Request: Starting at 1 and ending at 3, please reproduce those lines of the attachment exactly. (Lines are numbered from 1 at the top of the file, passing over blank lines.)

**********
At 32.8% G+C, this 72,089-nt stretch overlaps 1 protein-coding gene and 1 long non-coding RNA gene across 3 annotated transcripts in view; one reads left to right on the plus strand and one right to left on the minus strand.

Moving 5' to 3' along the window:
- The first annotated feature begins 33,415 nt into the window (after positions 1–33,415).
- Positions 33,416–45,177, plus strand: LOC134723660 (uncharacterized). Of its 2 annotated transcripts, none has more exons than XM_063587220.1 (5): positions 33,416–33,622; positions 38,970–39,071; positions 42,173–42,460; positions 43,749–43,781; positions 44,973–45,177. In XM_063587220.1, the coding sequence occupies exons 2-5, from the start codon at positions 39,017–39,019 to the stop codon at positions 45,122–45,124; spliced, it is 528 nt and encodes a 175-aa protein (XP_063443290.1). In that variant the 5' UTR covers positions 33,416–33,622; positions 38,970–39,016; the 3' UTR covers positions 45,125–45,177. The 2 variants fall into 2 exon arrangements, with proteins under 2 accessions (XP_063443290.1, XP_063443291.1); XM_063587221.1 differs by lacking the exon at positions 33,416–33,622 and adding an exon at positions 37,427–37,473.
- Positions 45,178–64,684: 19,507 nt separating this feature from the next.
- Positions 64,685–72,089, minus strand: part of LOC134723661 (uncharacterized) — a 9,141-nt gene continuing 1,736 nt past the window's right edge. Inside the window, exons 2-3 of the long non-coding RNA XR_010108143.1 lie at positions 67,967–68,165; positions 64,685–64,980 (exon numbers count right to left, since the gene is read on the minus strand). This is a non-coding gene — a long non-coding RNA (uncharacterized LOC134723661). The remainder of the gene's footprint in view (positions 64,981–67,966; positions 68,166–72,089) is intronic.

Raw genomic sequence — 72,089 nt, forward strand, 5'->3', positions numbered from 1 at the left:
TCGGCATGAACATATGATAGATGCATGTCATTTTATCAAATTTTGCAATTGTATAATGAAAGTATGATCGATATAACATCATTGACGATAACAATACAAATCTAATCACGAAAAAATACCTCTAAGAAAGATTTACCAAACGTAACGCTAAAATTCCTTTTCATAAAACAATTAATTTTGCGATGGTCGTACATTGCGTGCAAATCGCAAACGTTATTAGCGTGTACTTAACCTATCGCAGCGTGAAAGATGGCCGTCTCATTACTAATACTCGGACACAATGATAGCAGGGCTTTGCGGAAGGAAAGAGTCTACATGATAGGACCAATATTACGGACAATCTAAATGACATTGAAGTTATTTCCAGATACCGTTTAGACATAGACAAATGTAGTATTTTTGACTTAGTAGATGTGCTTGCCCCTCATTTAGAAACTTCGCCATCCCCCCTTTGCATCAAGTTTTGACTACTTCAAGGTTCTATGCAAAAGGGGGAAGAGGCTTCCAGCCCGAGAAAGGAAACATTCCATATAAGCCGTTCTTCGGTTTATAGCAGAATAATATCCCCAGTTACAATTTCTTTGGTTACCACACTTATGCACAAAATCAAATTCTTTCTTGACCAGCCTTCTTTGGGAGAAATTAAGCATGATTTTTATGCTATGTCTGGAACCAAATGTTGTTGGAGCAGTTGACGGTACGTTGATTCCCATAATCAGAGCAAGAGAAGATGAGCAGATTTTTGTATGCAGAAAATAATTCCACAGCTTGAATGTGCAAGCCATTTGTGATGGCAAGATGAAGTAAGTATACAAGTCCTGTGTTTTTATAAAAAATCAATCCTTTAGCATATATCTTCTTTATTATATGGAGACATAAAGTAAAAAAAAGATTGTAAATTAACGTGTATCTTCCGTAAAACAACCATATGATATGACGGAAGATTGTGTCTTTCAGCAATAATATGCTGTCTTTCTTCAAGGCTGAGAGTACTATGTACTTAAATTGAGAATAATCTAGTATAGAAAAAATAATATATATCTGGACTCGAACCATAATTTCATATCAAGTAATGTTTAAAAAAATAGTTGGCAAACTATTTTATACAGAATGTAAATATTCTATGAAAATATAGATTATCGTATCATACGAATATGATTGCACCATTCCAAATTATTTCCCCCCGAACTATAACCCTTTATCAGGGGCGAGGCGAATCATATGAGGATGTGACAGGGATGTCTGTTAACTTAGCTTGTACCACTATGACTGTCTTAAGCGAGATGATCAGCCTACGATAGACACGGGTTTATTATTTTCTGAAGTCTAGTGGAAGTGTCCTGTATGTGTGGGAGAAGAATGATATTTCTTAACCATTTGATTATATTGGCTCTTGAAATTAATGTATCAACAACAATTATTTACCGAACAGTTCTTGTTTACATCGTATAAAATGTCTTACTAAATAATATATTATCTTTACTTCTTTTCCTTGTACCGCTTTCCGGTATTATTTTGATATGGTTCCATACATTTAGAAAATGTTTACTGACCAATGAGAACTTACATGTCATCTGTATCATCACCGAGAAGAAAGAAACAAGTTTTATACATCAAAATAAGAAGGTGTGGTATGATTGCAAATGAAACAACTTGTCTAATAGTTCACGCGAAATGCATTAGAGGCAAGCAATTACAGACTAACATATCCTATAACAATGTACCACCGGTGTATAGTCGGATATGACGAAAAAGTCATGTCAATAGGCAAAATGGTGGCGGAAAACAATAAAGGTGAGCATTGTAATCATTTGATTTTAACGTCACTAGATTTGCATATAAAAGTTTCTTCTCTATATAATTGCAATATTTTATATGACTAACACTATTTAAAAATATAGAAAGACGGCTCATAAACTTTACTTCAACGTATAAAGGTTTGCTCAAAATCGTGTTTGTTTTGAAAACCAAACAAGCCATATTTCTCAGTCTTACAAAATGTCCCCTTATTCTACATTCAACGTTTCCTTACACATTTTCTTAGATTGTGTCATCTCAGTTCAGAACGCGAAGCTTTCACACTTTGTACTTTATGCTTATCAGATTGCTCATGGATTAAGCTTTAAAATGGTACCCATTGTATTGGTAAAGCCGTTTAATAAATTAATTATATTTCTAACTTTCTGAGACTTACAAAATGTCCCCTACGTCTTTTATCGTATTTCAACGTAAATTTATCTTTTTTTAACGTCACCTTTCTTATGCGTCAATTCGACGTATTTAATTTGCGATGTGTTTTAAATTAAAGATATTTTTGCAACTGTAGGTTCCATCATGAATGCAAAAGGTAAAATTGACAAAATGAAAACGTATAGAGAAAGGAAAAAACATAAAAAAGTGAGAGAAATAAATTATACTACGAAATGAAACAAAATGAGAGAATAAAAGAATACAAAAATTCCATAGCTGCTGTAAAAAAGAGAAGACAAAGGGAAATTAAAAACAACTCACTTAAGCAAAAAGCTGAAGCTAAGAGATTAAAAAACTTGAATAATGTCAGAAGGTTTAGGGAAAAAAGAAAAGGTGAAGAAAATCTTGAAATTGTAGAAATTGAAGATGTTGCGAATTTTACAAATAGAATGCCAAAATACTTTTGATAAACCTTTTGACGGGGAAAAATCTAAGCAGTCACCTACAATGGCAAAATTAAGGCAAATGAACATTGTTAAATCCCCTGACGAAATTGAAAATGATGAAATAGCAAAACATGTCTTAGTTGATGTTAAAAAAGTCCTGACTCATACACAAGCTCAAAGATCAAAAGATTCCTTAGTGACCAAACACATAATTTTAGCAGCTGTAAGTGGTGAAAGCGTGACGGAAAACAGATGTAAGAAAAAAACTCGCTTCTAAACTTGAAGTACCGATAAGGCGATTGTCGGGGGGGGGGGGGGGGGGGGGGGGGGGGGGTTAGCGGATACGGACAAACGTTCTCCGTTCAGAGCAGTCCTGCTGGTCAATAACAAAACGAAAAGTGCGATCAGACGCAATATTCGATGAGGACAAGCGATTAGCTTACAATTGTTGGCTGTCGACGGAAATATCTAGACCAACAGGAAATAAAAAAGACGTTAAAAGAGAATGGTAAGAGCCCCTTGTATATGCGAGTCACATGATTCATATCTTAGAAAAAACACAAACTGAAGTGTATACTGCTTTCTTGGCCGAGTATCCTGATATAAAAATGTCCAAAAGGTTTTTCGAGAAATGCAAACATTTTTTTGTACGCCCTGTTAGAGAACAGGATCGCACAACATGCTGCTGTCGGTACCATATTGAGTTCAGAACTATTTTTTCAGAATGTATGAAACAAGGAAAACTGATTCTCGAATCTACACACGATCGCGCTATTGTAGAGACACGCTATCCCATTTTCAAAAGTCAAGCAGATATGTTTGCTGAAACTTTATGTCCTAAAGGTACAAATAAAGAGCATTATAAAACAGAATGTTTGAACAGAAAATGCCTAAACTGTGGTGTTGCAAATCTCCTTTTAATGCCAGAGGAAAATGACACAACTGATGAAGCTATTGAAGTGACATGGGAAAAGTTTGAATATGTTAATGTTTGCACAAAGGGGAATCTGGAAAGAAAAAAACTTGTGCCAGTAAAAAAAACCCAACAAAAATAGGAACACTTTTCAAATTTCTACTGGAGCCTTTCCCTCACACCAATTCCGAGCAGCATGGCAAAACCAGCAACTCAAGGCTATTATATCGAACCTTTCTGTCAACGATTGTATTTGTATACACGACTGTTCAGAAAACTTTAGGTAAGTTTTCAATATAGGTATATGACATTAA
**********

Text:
At 32.8% G+C, this 72,089-nt stretch overlaps 1 protein-coding gene and 1 long non-coding RNA gene across 3 annotated transcripts in view; one reads left to right on the plus strand and one right to left on the minus strand.

Moving 5' to 3' along the window:
- The first annotated feature begins 33,415 nt into the window (after positions 1–33,415).